Alice Maher – The Glorious Maids of the Charnel House
Naoise Murphy
Totally Dublin 129, 01 June 2016

Alice Maher’s exhibition The Glorious Maids of the Charnel House at the Kevin Kavanagh Gallery walks a fine line between the beautiful and the grotesque. These nine large-scale drawings are a return to familiar themes of metamorphosis and mutability for Maher. They have a hypnotic quality, an intriguing otherworldliness and a visceral strangeness that makes it difficult to look away.

Marrying the imagery of the ‘charnel house’ to the figure of the ‘maid’ is an inspired idea. This exhibition revels in bizarre juxtapositions and the blurring of boundaries. In an accompanying essay, Tina Kinsella writes ‘Refusing abjection, Maher’s maids perform a certain kind of female grotesquerie as carnival, as spectacle…an errant celebration of fluidity, of the crossing of borders: a refusal to comply with the division of the sexes, the parsing up of subject-object, human-animal, exterior-interior, proper-improper, pure and impure.’

This is strikingly evident in The Diviner, in which a serene female figure reminiscent of a midwife is shown with her hand plunging into the entrails of an ambiguous human/animal figure. The detailed evocation of this lion-like being, depicted with feminine lips, flowing curls and an expression of ecstasy, draws on themes of hybridity, while the complete scene reveals a fascination with bodily intermingling.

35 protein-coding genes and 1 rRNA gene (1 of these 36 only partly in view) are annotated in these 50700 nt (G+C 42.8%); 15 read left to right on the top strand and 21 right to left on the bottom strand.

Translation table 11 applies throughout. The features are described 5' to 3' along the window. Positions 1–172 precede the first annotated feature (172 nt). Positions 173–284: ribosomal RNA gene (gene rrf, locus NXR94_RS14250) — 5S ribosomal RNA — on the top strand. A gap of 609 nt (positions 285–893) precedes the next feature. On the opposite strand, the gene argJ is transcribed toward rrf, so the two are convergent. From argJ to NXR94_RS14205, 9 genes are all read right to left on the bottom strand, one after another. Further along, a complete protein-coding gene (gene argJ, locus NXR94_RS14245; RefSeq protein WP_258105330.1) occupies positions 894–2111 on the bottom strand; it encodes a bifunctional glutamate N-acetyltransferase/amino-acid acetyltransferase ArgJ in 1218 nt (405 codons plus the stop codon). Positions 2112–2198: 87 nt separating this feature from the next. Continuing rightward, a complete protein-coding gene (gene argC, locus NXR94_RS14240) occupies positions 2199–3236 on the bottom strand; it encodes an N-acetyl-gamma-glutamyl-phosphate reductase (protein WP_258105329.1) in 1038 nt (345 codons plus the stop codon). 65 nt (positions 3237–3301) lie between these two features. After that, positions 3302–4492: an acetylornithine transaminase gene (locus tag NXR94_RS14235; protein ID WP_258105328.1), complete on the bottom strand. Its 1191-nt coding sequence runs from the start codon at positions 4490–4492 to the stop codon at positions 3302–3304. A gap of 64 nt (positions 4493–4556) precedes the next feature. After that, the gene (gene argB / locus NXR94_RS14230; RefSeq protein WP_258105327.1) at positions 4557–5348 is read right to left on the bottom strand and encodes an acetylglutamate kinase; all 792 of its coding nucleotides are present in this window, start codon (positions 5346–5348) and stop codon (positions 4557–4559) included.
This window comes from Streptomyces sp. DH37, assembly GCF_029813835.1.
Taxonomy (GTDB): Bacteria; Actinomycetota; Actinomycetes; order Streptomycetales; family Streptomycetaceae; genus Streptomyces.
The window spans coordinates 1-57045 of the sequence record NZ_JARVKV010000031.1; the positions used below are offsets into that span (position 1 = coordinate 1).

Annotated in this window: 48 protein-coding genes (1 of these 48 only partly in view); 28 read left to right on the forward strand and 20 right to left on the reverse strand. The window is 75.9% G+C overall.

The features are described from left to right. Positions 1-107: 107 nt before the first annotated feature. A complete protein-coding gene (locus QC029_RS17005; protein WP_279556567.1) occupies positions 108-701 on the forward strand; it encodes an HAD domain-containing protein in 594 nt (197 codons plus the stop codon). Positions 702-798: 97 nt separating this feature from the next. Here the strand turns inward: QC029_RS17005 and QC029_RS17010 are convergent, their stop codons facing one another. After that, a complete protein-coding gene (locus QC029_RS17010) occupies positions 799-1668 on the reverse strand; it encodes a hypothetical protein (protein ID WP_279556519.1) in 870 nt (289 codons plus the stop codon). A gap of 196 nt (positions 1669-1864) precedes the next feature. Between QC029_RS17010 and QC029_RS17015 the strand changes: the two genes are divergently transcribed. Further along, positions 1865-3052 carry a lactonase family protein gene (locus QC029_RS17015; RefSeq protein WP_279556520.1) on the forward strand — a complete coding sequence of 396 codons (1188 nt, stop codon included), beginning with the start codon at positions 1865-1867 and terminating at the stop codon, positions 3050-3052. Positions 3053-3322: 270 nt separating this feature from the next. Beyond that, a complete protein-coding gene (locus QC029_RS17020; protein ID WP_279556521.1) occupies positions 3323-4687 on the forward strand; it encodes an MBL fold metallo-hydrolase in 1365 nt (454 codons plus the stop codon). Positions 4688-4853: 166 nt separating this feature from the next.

The exhibition interrogates canonical visual representations of the feminine, reworking them to emphasise the agency and creativity of women. The Great Virgin, for example, draws on representations of the Virgin Mary. Here, however, she is depicted with streams of reddish-pink tears pooling into fleshy, lung-like objects. The visceral pain of the image is at once horrifying and mesmerising. The Great Virgin is imbued with power and life. In every drawing, Maher’s magic-realist approach depicts the female body in a sensitive and imaginative way, as a site of possibility and regeneration, transformed in the murky setting of the charnel house.

Some of the drawings, like The Hunter, where the figure is burdened by the weight of a huge, graphic heart, have the forensic precision of medical textbooks. Others are more overtly abstract and fantastical, such as Visitant, in which the dark, shadowy figure is covered with staring, pink eyes.

The idea of spectacle is central to the depictions of the Glorious Maids. Kinsella quotes Mary Russo: “She [the other woman] is making a spectacle out of herself.” Maher’s ‘maids’ consciously make a spectacle of themselves, delighting in Maher’s carnivalesque imagination. They cannot be contained by notions of respectability or feminine modesty. Their bodies, represented with strange appendages or dramatic mutations, subvert expectations.

The exhibition runs until 2 July. For a glimpse into the highly inventive mind of one of Ireland’s foremost contemporary artists, it’s not one to miss. The Glorious Maids of the Charnel House offers a unique and thought-provoking perspective on the female form.

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